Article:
The real Eliot Ness was quite a figure—charming, vital, charismatic. He was three-times married (Elisabeth was the third and final Mrs. Ness), and—ironically, for a man who made his reputation fighting bootleggers—was a heavy drinker who used to frequent bars and amaze people with his tales of crimefighting. He held a Master's degree in criminology and was one of the first law enforcers to use the lie detector; he helped pioneer the use of two-way radios in police cars; he was an early advocate for civil rights and a crusader against juvenile delinquency. He was a fan of art, the theater and ballet—but also boats, cars and the Indy 500. All in all, quite a remarkable man.

Most of all, Elisabeth Ness writes, Eliot should be remembered as a man of integrity and principle, an independent thinker, and a man who "was a practical do-gooder." He enforced the law, but "never tried to reform the world."

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So what's on this week? On Saturday, Lawrence Welk gets a leg up on Friday's St. Patrick's celebration with the regular cast saluting the big day. (8:30 p.m., ABC; joined in progress on WTCN*) There's no Sullivan vs. The Palace this week, as The Hollywood Palace is still just a glimmer in the eye of some television executive. Ed's guests this week, in case you're wondering, are (in a tribute to St. Patrick's Day) musical comedy star Tammy Grimes, actor Pat O'Brien, Irish tenor Brendan O'Dowda and the Clancy brothers with Tommy Maken, folk-singing group, and Irish harpist Mary O'Hara.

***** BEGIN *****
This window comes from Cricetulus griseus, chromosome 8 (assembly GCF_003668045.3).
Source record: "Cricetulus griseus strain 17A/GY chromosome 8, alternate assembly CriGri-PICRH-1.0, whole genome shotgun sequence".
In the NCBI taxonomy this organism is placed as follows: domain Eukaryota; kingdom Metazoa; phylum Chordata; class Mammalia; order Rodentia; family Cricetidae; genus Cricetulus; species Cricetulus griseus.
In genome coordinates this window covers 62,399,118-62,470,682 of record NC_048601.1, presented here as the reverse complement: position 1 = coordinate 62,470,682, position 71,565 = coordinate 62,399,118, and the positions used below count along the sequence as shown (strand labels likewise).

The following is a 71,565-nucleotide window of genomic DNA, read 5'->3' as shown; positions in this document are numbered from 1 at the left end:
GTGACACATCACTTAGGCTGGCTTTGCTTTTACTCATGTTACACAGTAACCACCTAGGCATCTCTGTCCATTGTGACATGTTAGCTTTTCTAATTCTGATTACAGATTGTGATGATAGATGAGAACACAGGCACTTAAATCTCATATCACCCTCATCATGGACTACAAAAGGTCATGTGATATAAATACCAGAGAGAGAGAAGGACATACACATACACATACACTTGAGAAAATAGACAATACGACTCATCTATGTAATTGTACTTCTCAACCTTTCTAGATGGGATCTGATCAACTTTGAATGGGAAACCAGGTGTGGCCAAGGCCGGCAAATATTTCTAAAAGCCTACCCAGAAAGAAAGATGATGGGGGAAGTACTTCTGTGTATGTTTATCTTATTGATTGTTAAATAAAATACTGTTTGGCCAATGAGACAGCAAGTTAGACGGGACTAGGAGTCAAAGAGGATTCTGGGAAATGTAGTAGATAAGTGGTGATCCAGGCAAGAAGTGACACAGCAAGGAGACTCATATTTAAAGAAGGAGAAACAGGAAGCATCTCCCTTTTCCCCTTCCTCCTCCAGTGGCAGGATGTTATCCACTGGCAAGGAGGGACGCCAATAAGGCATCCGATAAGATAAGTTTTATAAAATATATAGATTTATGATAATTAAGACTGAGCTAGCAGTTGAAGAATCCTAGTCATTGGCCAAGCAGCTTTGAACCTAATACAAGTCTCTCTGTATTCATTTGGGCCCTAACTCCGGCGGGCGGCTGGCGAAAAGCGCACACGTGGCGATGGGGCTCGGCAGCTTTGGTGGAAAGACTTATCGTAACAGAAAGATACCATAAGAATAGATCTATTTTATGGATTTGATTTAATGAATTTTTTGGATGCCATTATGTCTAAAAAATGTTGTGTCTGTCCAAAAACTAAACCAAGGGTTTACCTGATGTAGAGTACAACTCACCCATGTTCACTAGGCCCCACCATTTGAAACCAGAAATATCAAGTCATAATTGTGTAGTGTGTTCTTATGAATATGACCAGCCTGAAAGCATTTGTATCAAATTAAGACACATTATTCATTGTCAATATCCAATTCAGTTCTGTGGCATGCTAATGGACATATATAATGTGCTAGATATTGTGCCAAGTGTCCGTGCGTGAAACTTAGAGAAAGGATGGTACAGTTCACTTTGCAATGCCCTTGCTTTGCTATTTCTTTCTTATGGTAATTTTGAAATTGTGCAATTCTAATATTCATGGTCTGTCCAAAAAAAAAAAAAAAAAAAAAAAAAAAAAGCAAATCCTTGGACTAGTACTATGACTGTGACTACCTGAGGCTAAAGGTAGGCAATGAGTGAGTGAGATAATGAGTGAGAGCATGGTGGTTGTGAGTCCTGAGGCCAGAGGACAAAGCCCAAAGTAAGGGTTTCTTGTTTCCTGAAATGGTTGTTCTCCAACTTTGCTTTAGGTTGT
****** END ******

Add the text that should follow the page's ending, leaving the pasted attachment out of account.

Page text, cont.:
*WTCN joins Welk after its live coverage of the Mrs. Minnesota coronation. The winner, 36 year-old Gloria Schultz, will move on to the Mrs. America pageant at Fort Lauderdale, Florida. Read here for the fascinating, colorful history of the Mrs. America pageant.

Sunday is another day for the wearin' of the green; following Sullivan, The Chevy Show (8:00 p.m., NBC) presents Art Carney in the musical comedy "O'Halloran's Luck," a color special also starring the Baird Marionettes. Carney portrays the aforementioned O'Halloran, an ebullient Irishman heading for America, confident that his Irish luck will help him find fame and fortune; the leprechaun marionettes, however, plan on keeping O'Halloran's luck right here on the emerald isle.

Monday features Howard Duff as Willie Dante, a former gambler turned nightclub owner who insists he's gone straight, in the very likable series Dante (8:30 p.m., NBC). It ran for just one season, but you can find quite a few episodes on YouTube; it's worth your time to see what you think of it. Also on Monday night: the final episode of what surely must be one of the saddest programs in television history, Jackpot Bowling Starring Milton Berle (9:30 p.m., ABC). Ten years ago, Milton Berle was "Mr. Television," the biggest star in the business, and NBC signed him to a 30-year contract; now, with NBC looking to burn off his contract, he's reduced to doing his act at a bowling alley. If that isn't sad, historically speaking, I don't know what is.